Effect of an extended scope physiotherapy service on patient satisfaction and the outcome of soft tissue injuries in an adult emergency department

University of the West of England, Bristol, Bristol, England, United Kingdom
Emergency Medicine Journal (Impact Factor: 1.84). 06/2006; 23(5):384-7. DOI: 10.1136/emj.2005.029231
Source: PubMed


To evaluate the effect of introducing an extended scope physiotherapy (ESP) service on patient satisfaction, and to measure the functional outcome of patients with soft tissue injuries attending an adult emergency department (ED), comparing management by ESPs, emergency nurse practitioners (ENPs), and all grades of ED doctor.
The ESP service operated on four days out of every seven in a week in an urban adult ED. A satisfaction questionnaire was sent to all patients with a peripheral soft tissue injury and fractures (not related to the ankle) within one week of attending the ED. Patients with a unilateral soft tissue ankle injury were sent the acute Short Form 36 (SF-36) functional outcome questionnaire, with additional visual analogue scales for pain, at 4 and 16 weeks after their ED attendance. Waiting times and time spent with individual practitioners was also measured.
The ESP service achieved patient satisfaction that was superior to either ENPs or doctors. Overall 55% of patients seen by the ESP service strongly agreed that they were satisfied with the treatment they received, compared with 39% for ENPs and 36% for doctors (p = 0.048). Assessment of long-term outcome from ankle injury was undermined by poor questionnaire return rates. There was a trend towards improved outcomes at four weeks in those patients treated by an ESP, but this did not achieve statistical significance.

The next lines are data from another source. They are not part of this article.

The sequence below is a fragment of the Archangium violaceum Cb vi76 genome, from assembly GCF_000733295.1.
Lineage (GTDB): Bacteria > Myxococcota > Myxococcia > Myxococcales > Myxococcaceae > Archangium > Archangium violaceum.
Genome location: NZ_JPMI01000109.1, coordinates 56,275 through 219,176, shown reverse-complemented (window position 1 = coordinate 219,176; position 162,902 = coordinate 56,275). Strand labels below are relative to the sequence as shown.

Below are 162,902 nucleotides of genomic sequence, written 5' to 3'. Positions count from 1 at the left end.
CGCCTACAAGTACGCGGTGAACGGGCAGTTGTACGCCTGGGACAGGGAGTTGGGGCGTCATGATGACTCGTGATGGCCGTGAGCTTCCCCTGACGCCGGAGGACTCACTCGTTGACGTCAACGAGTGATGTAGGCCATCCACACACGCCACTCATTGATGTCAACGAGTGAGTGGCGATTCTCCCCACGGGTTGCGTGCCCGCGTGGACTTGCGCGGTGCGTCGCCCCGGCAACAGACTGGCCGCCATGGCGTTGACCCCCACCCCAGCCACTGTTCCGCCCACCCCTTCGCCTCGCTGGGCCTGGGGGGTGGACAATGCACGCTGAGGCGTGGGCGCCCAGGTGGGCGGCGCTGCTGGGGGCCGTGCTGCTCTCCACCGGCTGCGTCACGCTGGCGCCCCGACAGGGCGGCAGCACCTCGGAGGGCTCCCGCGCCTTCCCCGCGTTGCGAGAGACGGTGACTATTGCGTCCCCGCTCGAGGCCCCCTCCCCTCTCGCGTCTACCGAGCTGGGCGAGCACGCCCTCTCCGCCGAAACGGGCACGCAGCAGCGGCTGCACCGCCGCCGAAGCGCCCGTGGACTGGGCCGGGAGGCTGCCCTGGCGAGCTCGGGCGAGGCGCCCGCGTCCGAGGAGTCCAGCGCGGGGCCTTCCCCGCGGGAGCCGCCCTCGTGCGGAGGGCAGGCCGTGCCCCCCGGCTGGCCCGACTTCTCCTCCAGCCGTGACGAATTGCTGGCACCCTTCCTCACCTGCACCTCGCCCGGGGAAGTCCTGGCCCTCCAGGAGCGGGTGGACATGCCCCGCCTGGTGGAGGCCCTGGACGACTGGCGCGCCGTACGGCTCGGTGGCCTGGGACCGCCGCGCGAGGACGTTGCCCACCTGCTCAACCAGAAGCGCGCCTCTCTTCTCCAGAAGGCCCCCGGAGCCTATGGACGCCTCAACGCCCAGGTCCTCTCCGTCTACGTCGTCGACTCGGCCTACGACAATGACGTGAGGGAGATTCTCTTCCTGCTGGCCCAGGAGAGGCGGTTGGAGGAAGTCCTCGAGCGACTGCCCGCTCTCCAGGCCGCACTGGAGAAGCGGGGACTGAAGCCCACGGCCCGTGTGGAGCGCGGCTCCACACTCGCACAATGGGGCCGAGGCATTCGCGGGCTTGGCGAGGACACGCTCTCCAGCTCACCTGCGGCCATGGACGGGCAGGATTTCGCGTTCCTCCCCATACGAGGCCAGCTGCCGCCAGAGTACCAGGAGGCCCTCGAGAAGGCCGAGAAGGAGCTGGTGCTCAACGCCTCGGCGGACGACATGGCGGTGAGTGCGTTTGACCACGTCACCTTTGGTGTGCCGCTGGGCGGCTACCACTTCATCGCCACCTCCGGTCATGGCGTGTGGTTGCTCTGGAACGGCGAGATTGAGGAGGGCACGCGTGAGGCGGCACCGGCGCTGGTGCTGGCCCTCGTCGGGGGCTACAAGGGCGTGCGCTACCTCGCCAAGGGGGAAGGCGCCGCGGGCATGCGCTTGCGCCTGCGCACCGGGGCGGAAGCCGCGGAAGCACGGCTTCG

Adding an ESP service to the interdisciplinary team achieves higher levels of patient satisfaction than for either doctors or ENPs. Further outcomes research, conducted in a wider range of emergency departments and integrated with an economic analysis, is recommended.

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Available from: Jonathan Benger, Apr 03, 2014
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    • "While occupational therapy has a documented positive impact on the ability of older, vulnerable patients to cope after discharge [9] , physiotherapy skills have been shown primarily to contribute to diagnosis, mobilization, discharge planning, and the transferral of patients [10] [11] [12] [13] [14] . Existing studies have mainly surveyed or audited therapists' work in order to gain knowledge of the therapeutic action [3] [4] [5] [6] [10] [15] [16] , or they have studied organizational issues such as waiting time assessment, patient satisfaction, therapists' competencies, referral patterns, etc., and have primarily related to emergency rooms [11] [12] [13] [14] [17] [18] [19] [20] . "